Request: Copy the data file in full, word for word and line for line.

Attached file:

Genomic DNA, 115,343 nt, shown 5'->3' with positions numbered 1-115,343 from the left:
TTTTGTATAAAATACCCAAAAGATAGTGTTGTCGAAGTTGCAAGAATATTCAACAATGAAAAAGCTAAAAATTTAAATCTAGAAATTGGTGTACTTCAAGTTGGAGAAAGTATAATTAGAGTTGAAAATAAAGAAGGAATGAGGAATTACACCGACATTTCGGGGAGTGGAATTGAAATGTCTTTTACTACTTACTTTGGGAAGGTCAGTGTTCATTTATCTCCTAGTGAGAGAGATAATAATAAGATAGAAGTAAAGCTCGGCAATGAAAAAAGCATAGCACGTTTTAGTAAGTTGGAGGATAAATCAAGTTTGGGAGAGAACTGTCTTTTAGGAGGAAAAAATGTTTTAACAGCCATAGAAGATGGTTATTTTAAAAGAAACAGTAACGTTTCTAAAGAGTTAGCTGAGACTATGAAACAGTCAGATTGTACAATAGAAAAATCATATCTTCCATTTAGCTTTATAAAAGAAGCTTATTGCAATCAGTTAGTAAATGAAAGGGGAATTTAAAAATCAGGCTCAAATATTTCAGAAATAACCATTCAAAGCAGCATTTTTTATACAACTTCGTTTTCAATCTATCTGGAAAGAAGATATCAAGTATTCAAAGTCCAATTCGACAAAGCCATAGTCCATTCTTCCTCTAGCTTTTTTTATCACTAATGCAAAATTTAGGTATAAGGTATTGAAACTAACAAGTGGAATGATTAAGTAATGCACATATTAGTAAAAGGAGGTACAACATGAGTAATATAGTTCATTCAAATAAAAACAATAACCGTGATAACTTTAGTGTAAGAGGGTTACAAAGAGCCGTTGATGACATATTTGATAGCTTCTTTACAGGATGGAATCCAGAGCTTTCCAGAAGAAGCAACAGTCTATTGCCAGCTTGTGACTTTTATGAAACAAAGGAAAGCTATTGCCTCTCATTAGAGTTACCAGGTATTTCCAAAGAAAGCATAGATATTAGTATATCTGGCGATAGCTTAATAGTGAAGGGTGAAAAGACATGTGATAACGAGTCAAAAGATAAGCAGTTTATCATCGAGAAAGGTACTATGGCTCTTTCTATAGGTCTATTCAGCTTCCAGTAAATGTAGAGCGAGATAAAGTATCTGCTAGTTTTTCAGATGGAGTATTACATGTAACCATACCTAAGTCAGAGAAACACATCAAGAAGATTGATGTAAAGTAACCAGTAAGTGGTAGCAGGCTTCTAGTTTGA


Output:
Genomic DNA, 115,343 nt, shown 5'->3' with positions numbered 1-115,343 from the left:
TTTTGTATAAAATACCCAAAAGATAGTGTTGTCGAAGTTGCAAGAATATTCAACAATGAAAAAGCTAAAAATTTAAATCTAGAAATTGGTGTACTTCAAGTTGGAGAAAGTATAATTAGAGTTGAAAATAAAGAAGGAATGAGGAATTACACCGACATTTCGGGGAGTGGAATTGAAATGTCTTTTACTACTTACTTTGGGAAGGTCAGTGTTCATTTATCTCCTAGTGAGAGAGATAATAATAAGATAGAAGTAAAGCTCGGCAATGAAAAAAGCATAGCACGTTTTAGTAAGTTGGAGGATAAATCAAGTTTGGGAGAGAACTGTCTTTTAGGAGGAAAAAATGTTTTAACAGCCATAGAAGATGGTTATTTTAAAAGAAACAGTAACGTTTCTAAAGAGTTAGCTGAGACTATGAAACAGTCAGATTGTACAATAGAAAAATCATATCTTCCATTTAGCTTTATAAAAGAAGCTTATTGCAATCAGTTAGTAAATGAAAGGGGAATTTAAAAATCAGGCTCAAATATTTCAGAAATAACCATTCAAAGCAGCATTTTTTATACAACTTCGTTTTCAATCTATCTGGAAAGAAGATATCAAGTATTCAAAGTCCAATTCGACAAAGCCATAGTCCATTCTTCCTCTAGCTTTTTTTATCACTAATGCAAAATTTAGGTATAAGGTATTGAAACTAACAAGTGGAATGATTAAGTAATGCACATATTAGTAAAAGGAGGTACAACATGAGTAATATAGTTCATTCAAATAAAAACAATAACCGTGATAACTTTAGTGTAAGAGGGTTACAAAGAGCCGTTGATGACATATTTGATAGCTTCTTTACAGGATGGAATCCAGAGCTTTCCAGAAGAAGCAACAGTCTATTGCCAGCTTGTGACTTTTATGAAACAAAGGAAAGCTATTGCCTCTCATTAGAGTTACCAGGTATTTCCAAAGAAAGCATAGATATTAGTATATCTGGCGATAGCTTAATAGTGAAGGGTGAAAAGACATGTGATAACGAGTCAAAAGATAAGCAGTTTATCATCGAGAAAGGTACTATGGCTCTTTCTATAGGTCTATTCAGCTTCCAGTAAATGTAGAGCGAGATAAAGTATCTGCTAGTTTTTCAGATGGAGTATTACATGTAACCATACCTAAGTCAGAGAAACACATCAAGAAGATTGATGTAAAGTAACCAGTAAGTGGTAGCAGGCTTCTAGTTTGA